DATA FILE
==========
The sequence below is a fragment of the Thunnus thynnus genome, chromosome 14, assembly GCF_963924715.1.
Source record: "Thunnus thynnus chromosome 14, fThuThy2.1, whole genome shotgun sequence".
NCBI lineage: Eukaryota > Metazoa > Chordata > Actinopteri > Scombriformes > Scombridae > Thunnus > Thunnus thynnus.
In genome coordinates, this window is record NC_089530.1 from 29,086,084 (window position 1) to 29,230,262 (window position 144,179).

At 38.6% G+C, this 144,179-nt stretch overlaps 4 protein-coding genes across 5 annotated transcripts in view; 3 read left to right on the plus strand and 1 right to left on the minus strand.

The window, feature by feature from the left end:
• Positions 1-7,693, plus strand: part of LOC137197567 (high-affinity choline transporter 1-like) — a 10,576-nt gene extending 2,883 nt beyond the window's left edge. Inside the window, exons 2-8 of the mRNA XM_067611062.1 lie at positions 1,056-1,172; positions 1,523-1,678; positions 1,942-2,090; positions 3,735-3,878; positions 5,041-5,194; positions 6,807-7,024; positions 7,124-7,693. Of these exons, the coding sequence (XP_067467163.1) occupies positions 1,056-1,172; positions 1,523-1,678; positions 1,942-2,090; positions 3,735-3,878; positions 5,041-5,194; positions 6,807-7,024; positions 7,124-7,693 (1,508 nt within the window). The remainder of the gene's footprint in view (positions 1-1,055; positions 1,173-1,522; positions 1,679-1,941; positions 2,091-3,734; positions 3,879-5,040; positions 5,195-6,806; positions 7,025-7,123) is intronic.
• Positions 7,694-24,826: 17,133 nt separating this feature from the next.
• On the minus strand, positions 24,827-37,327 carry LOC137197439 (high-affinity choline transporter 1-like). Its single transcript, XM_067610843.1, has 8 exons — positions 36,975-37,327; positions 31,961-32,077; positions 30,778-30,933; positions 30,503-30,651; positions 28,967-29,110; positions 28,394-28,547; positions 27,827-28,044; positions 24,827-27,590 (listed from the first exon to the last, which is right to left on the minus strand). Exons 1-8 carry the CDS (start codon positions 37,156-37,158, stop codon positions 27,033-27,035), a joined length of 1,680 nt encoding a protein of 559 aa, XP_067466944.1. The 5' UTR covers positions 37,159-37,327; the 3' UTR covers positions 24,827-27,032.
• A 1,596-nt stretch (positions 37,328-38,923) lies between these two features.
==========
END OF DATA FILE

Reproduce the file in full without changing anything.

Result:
The sequence below is a fragment of the Thunnus thynnus genome, chromosome 14, assembly GCF_963924715.1.
Source record: "Thunnus thynnus chromosome 14, fThuThy2.1, whole genome shotgun sequence".
NCBI lineage: Eukaryota > Metazoa > Chordata > Actinopteri > Scombriformes > Scombridae > Thunnus > Thunnus thynnus.
In genome coordinates, this window is record NC_089530.1 from 29,086,084 (window position 1) to 29,230,262 (window position 144,179).

At 38.6% G+C, this 144,179-nt stretch overlaps 4 protein-coding genes across 5 annotated transcripts in view; 3 read left to right on the plus strand and 1 right to left on the minus strand.

The window, feature by feature from the left end:
• Positions 1-7,693, plus strand: part of LOC137197567 (high-affinity choline transporter 1-like) — a 10,576-nt gene extending 2,883 nt beyond the window's left edge. Inside the window, exons 2-8 of the mRNA XM_067611062.1 lie at positions 1,056-1,172; positions 1,523-1,678; positions 1,942-2,090; positions 3,735-3,878; positions 5,041-5,194; positions 6,807-7,024; positions 7,124-7,693. Of these exons, the coding sequence (XP_067467163.1) occupies positions 1,056-1,172; positions 1,523-1,678; positions 1,942-2,090; positions 3,735-3,878; positions 5,041-5,194; positions 6,807-7,024; positions 7,124-7,693 (1,508 nt within the window). The remainder of the gene's footprint in view (positions 1-1,055; positions 1,173-1,522; positions 1,679-1,941; positions 2,091-3,734; positions 3,879-5,040; positions 5,195-6,806; positions 7,025-7,123) is intronic.
• Positions 7,694-24,826: 17,133 nt separating this feature from the next.
• On the minus strand, positions 24,827-37,327 carry LOC137197439 (high-affinity choline transporter 1-like). Its single transcript, XM_067610843.1, has 8 exons — positions 36,975-37,327; positions 31,961-32,077; positions 30,778-30,933; positions 30,503-30,651; positions 28,967-29,110; positions 28,394-28,547; positions 27,827-28,044; positions 24,827-27,590 (listed from the first exon to the last, which is right to left on the minus strand). Exons 1-8 carry the CDS (start codon positions 37,156-37,158, stop codon positions 27,033-27,035), a joined length of 1,680 nt encoding a protein of 559 aa, XP_067466944.1. The 5' UTR covers positions 37,159-37,327; the 3' UTR covers positions 24,827-27,032.
• A 1,596-nt stretch (positions 37,328-38,923) lies between these two features.